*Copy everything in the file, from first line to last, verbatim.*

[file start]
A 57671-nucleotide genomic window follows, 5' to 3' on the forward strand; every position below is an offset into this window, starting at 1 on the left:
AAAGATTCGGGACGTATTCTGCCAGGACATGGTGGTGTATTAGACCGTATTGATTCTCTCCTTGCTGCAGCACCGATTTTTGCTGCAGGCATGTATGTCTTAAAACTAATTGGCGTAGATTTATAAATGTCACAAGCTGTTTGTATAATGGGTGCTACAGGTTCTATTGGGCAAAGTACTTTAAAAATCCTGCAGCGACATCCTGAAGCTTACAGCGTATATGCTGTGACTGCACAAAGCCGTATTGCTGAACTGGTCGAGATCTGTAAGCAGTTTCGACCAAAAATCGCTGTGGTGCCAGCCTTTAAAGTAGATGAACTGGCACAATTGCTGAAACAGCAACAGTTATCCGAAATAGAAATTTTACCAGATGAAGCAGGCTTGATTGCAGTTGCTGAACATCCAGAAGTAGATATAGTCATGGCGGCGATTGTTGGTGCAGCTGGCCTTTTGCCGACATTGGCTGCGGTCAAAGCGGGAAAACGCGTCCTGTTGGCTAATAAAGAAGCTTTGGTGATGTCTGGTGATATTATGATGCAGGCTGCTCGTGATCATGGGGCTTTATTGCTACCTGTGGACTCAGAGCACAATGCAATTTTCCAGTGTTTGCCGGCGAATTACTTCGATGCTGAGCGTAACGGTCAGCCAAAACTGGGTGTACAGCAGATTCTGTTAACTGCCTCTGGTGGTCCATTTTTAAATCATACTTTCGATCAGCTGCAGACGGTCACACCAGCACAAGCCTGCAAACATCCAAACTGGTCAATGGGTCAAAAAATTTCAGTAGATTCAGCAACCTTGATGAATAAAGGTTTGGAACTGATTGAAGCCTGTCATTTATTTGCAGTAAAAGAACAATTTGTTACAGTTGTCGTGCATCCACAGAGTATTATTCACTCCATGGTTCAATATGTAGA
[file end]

A 57671-nucleotide genomic window follows, 5' to 3' on the forward strand; every position below is an offset into this window, starting at 1 on the left:
AAAGATTCGGGACGTATTCTGCCAGGACATGGTGGTGTATTAGACCGTATTGATTCTCTCCTTGCTGCAGCACCGATTTTTGCTGCAGGCATGTATGTCTTAAAACTAATTGGCGTAGATTTATAAATGTCACAAGCTGTTTGTATAATGGGTGCTACAGGTTCTATTGGGCAAAGTACTTTAAAAATCCTGCAGCGACATCCTGAAGCTTACAGCGTATATGCTGTGACTGCACAAAGCCGTATTGCTGAACTGGTCGAGATCTGTAAGCAGTTTCGACCAAAAATCGCTGTGGTGCCAGCCTTTAAAGTAGATGAACTGGCACAATTGCTGAAACAGCAACAGTTATCCGAAATAGAAATTTTACCAGATGAAGCAGGCTTGATTGCAGTTGCTGAACATCCAGAAGTAGATATAGTCATGGCGGCGATTGTTGGTGCAGCTGGCCTTTTGCCGACATTGGCTGCGGTCAAAGCGGGAAAACGCGTCCTGTTGGCTAATAAAGAAGCTTTGGTGATGTCTGGTGATATTATGATGCAGGCTGCTCGTGATCATGGGGCTTTATTGCTACCTGTGGACTCAGAGCACAATGCAATTTTCCAGTGTTTGCCGGCGAATTACTTCGATGCTGAGCGTAACGGTCAGCCAAAACTGGGTGTACAGCAGATTCTGTTAACTGCCTCTGGTGGTCCATTTTTAAATCATACTTTCGATCAGCTGCAGACGGTCACACCAGCACAAGCCTGCAAACATCCAAACTGGTCAATGGGTCAAAAAATTTCAGTAGATTCAGCAACCTTGATGAATAAAGGTTTGGAACTGATTGAAGCCTGTCATTTATTTGCAGTAAAAGAACAATTTGTTACAGTTGTCGTGCATCCACAGAGTATTATTCACTCCATGGTTCAATATGTAGA